Out of the big city into the small city [less than 36,000 people versus more than 8 million], and from the city renovation project that envisions the future [CU Park], to the ruins of an ancient city, I arrive more than 400 kilometres north of Bangkok, in Sukhothai.
The ruins of Sukhothai are moreover intresting because they are what remains of the Thai capital during the 13th Century; moreover, the ancients temples and monuments have been nominated as UNESCO World Heritage.
Warm and Dry
Apparently Sukhothai actually means ‘Dawn of Happiness’, which makes me leave early morning to rent a bicycle and go explore the surroundings of Sukhothai, which are mainly marked by rice paddies and other agricultural features, from cockfights to tobaco fields.
‘You know what’s remarkable?’ he asked me before I cycled away, ‘we are in the cold season now, and it is not cold at all, don’t you think.’ I nod confirming. ‘Moreover, this is a tropical country, with lots of rain, one should think there is an abundance of water. But not anymore, this year we suffered droughts.’ Which is even a bigger problem in an agricultural area as the area of Sukhothai.
I start cycling through the rice paddies, a topic on which I will come back later, since they have many to do with climate change mitigation and adaptation; but that’s a story for later.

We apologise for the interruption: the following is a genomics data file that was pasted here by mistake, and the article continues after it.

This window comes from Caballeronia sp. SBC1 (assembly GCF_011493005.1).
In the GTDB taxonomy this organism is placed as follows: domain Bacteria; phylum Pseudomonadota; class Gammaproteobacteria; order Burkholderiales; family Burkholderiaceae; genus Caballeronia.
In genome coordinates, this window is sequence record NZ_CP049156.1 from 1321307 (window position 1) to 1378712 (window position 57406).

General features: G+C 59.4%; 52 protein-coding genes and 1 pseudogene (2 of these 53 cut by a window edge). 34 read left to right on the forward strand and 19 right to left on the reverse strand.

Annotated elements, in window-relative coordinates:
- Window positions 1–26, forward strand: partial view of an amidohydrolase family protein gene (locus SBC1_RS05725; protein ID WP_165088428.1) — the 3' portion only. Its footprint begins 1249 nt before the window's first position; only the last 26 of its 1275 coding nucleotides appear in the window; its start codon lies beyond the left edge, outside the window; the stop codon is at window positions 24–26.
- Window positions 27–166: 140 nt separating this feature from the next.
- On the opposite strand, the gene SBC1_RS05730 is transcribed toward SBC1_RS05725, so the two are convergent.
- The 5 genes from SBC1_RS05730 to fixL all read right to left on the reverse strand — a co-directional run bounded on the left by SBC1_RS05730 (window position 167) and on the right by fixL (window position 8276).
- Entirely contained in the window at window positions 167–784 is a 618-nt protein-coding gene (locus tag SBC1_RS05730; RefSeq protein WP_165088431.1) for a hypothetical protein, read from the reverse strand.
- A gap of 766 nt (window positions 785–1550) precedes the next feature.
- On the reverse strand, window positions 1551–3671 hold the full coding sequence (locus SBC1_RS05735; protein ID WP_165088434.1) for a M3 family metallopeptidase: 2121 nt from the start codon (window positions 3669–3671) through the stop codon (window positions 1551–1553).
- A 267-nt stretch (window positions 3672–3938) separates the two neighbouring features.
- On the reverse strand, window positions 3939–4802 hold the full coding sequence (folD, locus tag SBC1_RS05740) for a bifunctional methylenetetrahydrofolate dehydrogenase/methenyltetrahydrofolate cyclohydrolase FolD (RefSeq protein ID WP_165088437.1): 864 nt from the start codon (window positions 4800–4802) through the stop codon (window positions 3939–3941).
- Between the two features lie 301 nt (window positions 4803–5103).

However, it is fascinating to see how the water is pumped from the river aside into the paddies, how the rice is in various phases of growth, from green, growing, tiny halms, to ready-to-harvest heavy rice-loaden ones. Other rice paddies already passed through the after-live phase, from golden dried halms, to black burned-down desolated squares.
More on that, later on.
Tobaco and Whisky
Further on, there are fields of tobaco, a large group of farmers is spreading litle plants into the dry and irrigated soil; they offer water, and even whisky, with a smile, and covered up for the burning sun.
Further aside of the fields there are wooden constructions where the tobacco will be laid out to dry later on, after harvesting; but that’s for the future, first it has to grow. Which I guess will become more complicated considering the remarks of the bike owners, droughts and heath where it is supposed to be rainy and cool.
The red coloured soil and the hangars to dry the tobacco remind me heavily on Cuba.
So the tobacco dries in this hangars, but where does the rice dry? As the question is out there, the answer comes my way when continuing the road. In front of a temple there is a huge plastic canvas on which the rice is spread to dry.
Guarded by a huge quantity of birds on the roof of the temple, the rice is exposed to the mercy and the drying power of the burning sun; warm and dry. One could imagine how these birds would be keen to dive into this abundancy of food, but they don’t. Watching the lady on the bench in the shade right next to the rice made explain them.
Which brings me to the rice again, the paddies and the deeper dive I want to take in the topic in later posts.
Let’s get back on the road now, before it gets too dry and too hot.